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Rediff News  All News  » Business » FII-heavy stocks bleed more after QE tapering

FII-heavy stocks bleed more after QE tapering

February 07, 2014 10:35 IST

Experts say a turnaround may happen after the general elections

Stocks with high foreign holding have fallen more than Sensex stocks in the period since the US central bank announced the tapering of its easy money policy. The US Federal Reserve announced on December 18 that it would cut down on its then $85 billion-a-month monetary stimulus. It reduced the stimulus by $10 billion in the first instance, and announced a further $10-billion reduction on January 29.

The 30 stocks that make up the BSE’s Sensex, an index whose movements are seen to be representative of the health of the market, have given average returns of -3.71 per cent since then. Meanwhile, the top 30 stocks in terms of FII holding amongst the BSE-500 stocks have given average returns of -6.61 per cent.

Raamdeo Agrawal, joint managing director at Motilal Oswal Financial Services, said further selling might weigh on such stocks in the days ahead.

“Foreign institutional investors have only begun to sell in the last five or six days. If it continues then the stocks with high foreign holding will remain muted,” he said.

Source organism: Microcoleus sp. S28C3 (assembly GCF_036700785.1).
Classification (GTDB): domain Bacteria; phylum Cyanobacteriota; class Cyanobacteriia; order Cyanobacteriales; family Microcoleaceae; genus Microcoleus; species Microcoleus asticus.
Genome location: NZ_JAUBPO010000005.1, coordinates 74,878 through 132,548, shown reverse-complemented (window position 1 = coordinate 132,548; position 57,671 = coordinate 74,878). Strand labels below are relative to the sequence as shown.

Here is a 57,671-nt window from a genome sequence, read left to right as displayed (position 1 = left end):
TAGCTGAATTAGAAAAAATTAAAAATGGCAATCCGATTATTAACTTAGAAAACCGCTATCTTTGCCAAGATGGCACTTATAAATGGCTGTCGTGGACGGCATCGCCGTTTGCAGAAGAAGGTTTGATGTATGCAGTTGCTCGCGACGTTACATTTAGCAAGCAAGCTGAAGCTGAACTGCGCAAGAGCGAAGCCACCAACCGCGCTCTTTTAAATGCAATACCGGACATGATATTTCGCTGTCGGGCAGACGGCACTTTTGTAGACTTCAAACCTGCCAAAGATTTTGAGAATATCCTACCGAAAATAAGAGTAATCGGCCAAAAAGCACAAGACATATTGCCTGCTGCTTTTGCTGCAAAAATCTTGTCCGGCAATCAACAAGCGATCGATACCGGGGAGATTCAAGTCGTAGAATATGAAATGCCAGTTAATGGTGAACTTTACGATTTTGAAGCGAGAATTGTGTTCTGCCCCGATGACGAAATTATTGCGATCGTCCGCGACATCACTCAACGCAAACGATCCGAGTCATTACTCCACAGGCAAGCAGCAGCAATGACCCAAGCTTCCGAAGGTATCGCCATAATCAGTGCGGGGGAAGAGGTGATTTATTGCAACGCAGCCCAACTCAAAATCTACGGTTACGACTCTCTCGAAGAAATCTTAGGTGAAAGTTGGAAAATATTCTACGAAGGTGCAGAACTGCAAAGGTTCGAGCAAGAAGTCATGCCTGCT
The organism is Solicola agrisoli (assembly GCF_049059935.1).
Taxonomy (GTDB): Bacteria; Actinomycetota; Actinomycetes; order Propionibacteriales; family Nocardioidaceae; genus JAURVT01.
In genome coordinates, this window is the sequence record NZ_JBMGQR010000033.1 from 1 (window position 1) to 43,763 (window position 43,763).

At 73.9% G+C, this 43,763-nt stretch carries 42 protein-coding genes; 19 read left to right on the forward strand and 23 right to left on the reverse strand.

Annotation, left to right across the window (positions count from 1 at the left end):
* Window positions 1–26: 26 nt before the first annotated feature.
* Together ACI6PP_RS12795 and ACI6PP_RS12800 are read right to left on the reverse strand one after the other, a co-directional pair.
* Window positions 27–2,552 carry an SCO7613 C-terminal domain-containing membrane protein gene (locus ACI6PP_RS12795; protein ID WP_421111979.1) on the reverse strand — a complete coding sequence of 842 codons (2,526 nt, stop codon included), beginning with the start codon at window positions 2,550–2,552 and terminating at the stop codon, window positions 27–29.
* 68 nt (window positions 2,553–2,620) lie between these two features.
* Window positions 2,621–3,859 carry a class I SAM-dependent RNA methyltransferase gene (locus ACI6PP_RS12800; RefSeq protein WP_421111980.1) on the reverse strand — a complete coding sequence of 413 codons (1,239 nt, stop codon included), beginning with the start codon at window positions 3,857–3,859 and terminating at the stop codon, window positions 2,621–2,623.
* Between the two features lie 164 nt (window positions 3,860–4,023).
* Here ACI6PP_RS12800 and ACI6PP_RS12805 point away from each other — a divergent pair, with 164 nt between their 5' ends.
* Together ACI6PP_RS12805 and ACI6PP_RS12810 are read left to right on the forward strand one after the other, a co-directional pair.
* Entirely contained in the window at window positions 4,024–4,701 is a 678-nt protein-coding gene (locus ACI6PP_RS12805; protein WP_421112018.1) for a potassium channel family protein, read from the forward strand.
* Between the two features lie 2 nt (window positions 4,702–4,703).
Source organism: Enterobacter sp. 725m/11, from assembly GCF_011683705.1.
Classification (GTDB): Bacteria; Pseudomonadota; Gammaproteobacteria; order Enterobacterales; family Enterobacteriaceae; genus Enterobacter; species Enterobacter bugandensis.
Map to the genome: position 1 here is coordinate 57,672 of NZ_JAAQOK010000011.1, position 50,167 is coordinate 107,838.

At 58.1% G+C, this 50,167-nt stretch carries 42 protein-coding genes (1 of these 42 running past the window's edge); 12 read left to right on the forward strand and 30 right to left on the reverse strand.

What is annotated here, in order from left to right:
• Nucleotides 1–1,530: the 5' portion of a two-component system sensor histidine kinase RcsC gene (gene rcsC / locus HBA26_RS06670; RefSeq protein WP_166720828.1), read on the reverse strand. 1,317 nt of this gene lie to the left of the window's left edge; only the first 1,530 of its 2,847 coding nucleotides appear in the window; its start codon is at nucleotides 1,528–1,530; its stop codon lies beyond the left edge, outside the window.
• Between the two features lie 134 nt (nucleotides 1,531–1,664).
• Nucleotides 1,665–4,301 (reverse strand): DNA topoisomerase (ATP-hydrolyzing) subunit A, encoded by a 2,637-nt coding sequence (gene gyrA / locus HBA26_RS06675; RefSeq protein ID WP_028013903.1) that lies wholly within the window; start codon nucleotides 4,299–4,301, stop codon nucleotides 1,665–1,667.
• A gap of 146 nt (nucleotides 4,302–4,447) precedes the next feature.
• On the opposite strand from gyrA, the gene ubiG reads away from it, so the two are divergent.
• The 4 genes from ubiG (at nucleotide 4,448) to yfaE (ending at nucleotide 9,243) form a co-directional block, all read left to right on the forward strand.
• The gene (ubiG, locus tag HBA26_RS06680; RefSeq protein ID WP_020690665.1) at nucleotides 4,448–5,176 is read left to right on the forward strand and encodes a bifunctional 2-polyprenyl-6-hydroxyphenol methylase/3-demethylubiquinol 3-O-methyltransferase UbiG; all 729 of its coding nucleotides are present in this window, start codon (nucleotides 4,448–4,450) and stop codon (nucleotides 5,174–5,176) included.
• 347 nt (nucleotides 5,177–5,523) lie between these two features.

Gautam Trivedi, managing director and head of equities, Religare Capital Markets, said India had drawn a large quantum of investor interest in recent times, but any sustained

reversal could have an adverse impact on returns in the absence of domestic liquidity to absorb the selling.

“Indian markets received the highest foreign inflows in the Asian market after Japan during 2013. India is very well regarded amongst the markets in the region. But there is a lack of buying support for any sustained selling. There is no incremental buying from domestic players, whether they are institutions or retail investors,” he said.  

Foreign institutional investors were net buyers by Rs 1.13 lakh crore during 2013, one of the highest years on record, according to data from the Securities and Exchange Board of India. They have been net sellers in seven of the last nine sessions and have net sold Rs 1,225.70 crore in 2014 so far. Meanwhile, domestic institutional investors have bought barely over a tenth of the same, according to Sebi data, which places their net buying at Rs 154 crore.

Stocks which have underperformed include IDFC, which has fallen 12.42 per cent, YES Bank, down 18.95 per cent, and Jubilant Foodworks, down 18.74 per cent.

J Venkatesan, fund manager at Sundaram Mutual Fund, said inflows would likely come in only in the latter part of 2014. “The flows would depend on the electoral outcome. India saw a disproportionate allocation last year. This year, people are  watching the elections and any inflows are only likely to come in the second half of the year,” he said.

Sachin P Mampatta in Mumbai